Matt’s Beetroot & Chocolate Cake
Prep time: 15-20 mins
Cook time: 40-45 mins
100g rice flour
100g oats, blitzed
1 teaspoon bicarbonate of soda
75g cocoa powder
175g caster sugar
250g (about 4 small) cooked and peeled beetroot
200ml vegetable oil
Recipe donated by Matt Williamson of Table of Delights for Veg Power. Photography by Mike Lusmore.
This beetroot and chocolate cake is a winner. There isn’t anyone who won’t like this. We served this cake in Bristol, Bath and London to over 1,000 children as part of The Table of Delights theatre show, and there was never a crumb left. It’s very easy to make: simply mixing wet ingredients into dry. I’ve blended dry oats here in the recipe, but you could use same quantity ground almonds instead if you like. This cake keeps for up to 5 days if well sealed, though I shouldn’t imagine it will last that long!
Preheat oven to 180C/160C fan/gas 4. Grease and line a 20cm cake tin with baking paper.
Blitz the oats dry in a food processor until broken down and powdery, about 1 minute.
Mix the rice flour, blitzed oats, bicarbonate of soda, cocoa powder and sugar in a large bowl. In a food processor or liquidiser, puree beetroot and then add eggs one at a time, whizzing in between each addition. Pour in the oil and process until smooth.
Add the beetroot, egg and oil mixture into the dry ingredients and mix well to combine. Pour into the prepared tin and bake for about 40 minutes or until a skewer inserted into the centre of the cake comes out clean and the cake is firm to touch. Set aside to cool completely before serving.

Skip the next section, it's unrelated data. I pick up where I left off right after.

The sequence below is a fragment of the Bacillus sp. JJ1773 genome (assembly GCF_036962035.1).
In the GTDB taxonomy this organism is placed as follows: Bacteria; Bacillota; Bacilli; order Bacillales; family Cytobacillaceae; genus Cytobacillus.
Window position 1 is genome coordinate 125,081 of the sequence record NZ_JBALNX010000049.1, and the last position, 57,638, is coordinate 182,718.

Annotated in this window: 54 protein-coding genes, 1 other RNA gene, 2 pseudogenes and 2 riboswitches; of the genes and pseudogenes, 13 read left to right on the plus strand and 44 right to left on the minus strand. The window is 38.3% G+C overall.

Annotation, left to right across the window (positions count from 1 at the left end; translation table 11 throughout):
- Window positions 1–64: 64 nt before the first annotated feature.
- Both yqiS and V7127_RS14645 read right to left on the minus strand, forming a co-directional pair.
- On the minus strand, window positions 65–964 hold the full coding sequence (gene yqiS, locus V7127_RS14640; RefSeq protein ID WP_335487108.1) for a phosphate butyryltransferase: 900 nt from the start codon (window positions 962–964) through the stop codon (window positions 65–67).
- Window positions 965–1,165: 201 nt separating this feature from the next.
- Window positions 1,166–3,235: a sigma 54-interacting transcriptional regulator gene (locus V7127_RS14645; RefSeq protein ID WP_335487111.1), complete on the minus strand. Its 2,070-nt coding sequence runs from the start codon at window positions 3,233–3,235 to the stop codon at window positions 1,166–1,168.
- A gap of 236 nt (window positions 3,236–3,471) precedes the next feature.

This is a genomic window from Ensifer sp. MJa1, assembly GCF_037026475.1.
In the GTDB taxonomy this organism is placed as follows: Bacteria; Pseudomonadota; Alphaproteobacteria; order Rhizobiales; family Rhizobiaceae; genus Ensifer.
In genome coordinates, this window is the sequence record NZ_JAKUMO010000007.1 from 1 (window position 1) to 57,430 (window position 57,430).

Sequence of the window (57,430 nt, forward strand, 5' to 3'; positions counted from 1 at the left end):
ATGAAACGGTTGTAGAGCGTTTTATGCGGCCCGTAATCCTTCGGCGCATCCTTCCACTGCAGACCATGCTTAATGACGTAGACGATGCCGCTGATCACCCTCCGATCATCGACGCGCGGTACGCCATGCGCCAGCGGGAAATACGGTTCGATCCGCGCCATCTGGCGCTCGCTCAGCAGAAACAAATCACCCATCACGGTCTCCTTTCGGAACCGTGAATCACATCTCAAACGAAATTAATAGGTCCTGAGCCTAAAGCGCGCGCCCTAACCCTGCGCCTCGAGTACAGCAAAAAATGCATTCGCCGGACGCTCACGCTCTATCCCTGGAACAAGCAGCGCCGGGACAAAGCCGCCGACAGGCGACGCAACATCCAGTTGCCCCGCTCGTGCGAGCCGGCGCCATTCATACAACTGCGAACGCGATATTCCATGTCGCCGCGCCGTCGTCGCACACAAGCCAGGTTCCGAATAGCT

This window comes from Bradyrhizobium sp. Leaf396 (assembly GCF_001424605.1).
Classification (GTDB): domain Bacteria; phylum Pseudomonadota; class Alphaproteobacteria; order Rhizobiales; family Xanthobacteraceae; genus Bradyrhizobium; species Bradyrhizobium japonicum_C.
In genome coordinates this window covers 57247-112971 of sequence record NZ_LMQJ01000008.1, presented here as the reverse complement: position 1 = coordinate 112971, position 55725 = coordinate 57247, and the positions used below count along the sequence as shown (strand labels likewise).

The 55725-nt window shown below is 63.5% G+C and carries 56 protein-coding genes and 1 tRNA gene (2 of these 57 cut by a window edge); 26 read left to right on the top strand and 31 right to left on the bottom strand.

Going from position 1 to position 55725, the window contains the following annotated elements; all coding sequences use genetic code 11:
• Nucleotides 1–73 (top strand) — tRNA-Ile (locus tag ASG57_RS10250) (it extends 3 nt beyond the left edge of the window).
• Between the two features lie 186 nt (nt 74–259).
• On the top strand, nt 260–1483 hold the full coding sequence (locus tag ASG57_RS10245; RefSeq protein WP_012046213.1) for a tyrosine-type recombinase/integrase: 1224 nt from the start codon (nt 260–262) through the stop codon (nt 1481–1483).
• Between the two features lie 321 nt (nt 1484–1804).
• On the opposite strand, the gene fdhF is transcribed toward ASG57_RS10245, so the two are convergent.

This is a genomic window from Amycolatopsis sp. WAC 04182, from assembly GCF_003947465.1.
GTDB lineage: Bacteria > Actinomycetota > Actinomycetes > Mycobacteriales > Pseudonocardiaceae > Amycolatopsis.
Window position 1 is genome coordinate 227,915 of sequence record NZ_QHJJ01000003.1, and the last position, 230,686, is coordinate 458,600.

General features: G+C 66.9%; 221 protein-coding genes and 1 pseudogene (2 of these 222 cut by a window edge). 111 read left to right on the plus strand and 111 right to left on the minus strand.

Kids who engage regularly with veg through veg-themed activities, such as arts and crafts, sensory experiences, growing and cooking are shown to be more likely to eat the veg they engage with. Encouraging kids to engage and play with veg is the handy first step to them developing a good relationship with veg and life-long healthy eating.
Kids in the kitchen
Kids can do any part of this with help from parents, but will particularly enjoy blitzing the beetroot!
While getting kids to interact with veggies for real and using their senses to explore them is best, encouraging hands off activities like arts & crafts, puzzles & games or at-home science experiments can be a great start, particularly for those who are fussier eaters or struggle with anything too sensory. Use these veg-themed activities as a stepping stone to interacting with the veg themselves. We have loads of crafty downloads here, puzzles here, and quirky science with veg here.
Once you feel your child is ready to engage a little more, you can show them how to explore the veg you have on hand with their senses, coming up with playful silly descriptions of how a veg smells, feels, looks, sounds and perhaps even tastes. Find ideas, videos and some simple sensory education session ideas to get you started here.
The moments before food is offered can be a perfect opportunity for engagement that can help make it more likely a child will eat it! Giving children a sense of ownership in the meal can make a big difference to their feelings going into it and the pride they take in it. You know your child best, but if you aren’t sure where to start, we have some fun and simple ideas for easy roles you can give them in the serving process over here.
Vic Borrill (Brighton & Hove Food Partnership)
David & Stephen Flynn
Jason Leonard OBE